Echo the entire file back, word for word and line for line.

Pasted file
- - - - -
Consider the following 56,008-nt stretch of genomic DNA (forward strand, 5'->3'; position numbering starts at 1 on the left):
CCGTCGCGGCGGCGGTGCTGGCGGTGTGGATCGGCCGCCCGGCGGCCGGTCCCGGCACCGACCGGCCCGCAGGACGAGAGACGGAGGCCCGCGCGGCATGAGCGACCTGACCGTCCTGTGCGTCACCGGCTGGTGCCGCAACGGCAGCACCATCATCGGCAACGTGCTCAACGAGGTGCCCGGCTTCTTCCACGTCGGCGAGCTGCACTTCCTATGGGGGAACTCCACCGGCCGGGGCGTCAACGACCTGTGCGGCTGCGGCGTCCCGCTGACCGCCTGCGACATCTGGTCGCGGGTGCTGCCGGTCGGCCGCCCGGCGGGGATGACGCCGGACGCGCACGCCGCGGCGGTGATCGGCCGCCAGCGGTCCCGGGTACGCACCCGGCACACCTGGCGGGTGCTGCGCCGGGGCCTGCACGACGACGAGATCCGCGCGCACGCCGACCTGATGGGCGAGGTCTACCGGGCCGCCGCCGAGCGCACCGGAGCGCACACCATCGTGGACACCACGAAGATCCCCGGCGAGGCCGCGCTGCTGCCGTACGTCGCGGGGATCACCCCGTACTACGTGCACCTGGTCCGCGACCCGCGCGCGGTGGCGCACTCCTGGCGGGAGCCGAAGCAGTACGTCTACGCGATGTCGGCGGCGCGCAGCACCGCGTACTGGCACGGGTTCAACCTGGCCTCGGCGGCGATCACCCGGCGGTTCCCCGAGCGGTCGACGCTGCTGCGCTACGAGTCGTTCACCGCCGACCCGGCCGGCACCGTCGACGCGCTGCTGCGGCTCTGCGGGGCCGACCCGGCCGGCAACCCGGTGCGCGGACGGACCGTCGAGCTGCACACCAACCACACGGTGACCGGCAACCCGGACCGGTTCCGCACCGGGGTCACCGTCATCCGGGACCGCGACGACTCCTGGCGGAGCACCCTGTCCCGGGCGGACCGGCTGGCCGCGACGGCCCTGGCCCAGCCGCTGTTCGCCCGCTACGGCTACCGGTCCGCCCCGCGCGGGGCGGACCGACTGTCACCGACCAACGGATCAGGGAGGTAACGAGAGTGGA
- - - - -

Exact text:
Consider the following 56,008-nt stretch of genomic DNA (forward strand, 5'->3'; position numbering starts at 1 on the left):
CCGTCGCGGCGGCGGTGCTGGCGGTGTGGATCGGCCGCCCGGCGGCCGGTCCCGGCACCGACCGGCCCGCAGGACGAGAGACGGAGGCCCGCGCGGCATGAGCGACCTGACCGTCCTGTGCGTCACCGGCTGGTGCCGCAACGGCAGCACCATCATCGGCAACGTGCTCAACGAGGTGCCCGGCTTCTTCCACGTCGGCGAGCTGCACTTCCTATGGGGGAACTCCACCGGCCGGGGCGTCAACGACCTGTGCGGCTGCGGCGTCCCGCTGACCGCCTGCGACATCTGGTCGCGGGTGCTGCCGGTCGGCCGCCCGGCGGGGATGACGCCGGACGCGCACGCCGCGGCGGTGATCGGCCGCCAGCGGTCCCGGGTACGCACCCGGCACACCTGGCGGGTGCTGCGCCGGGGCCTGCACGACGACGAGATCCGCGCGCACGCCGACCTGATGGGCGAGGTCTACCGGGCCGCCGCCGAGCGCACCGGAGCGCACACCATCGTGGACACCACGAAGATCCCCGGCGAGGCCGCGCTGCTGCCGTACGTCGCGGGGATCACCCCGTACTACGTGCACCTGGTCCGCGACCCGCGCGCGGTGGCGCACTCCTGGCGGGAGCCGAAGCAGTACGTCTACGCGATGTCGGCGGCGCGCAGCACCGCGTACTGGCACGGGTTCAACCTGGCCTCGGCGGCGATCACCCGGCGGTTCCCCGAGCGGTCGACGCTGCTGCGCTACGAGTCGTTCACCGCCGACCCGGCCGGCACCGTCGACGCGCTGCTGCGGCTCTGCGGGGCCGACCCGGCCGGCAACCCGGTGCGCGGACGGACCGTCGAGCTGCACACCAACCACACGGTGACCGGCAACCCGGACCGGTTCCGCACCGGGGTCACCGTCATCCGGGACCGCGACGACTCCTGGCGGAGCACCCTGTCCCGGGCGGACCGGCTGGCCGCGACGGCCCTGGCCCAGCCGCTGTTCGCCCGCTACGGCTACCGGTCCGCCCCGCGCGGGGCGGACCGACTGTCACCGACCAACGGATCAGGGAGGTAACGAGAGTGGA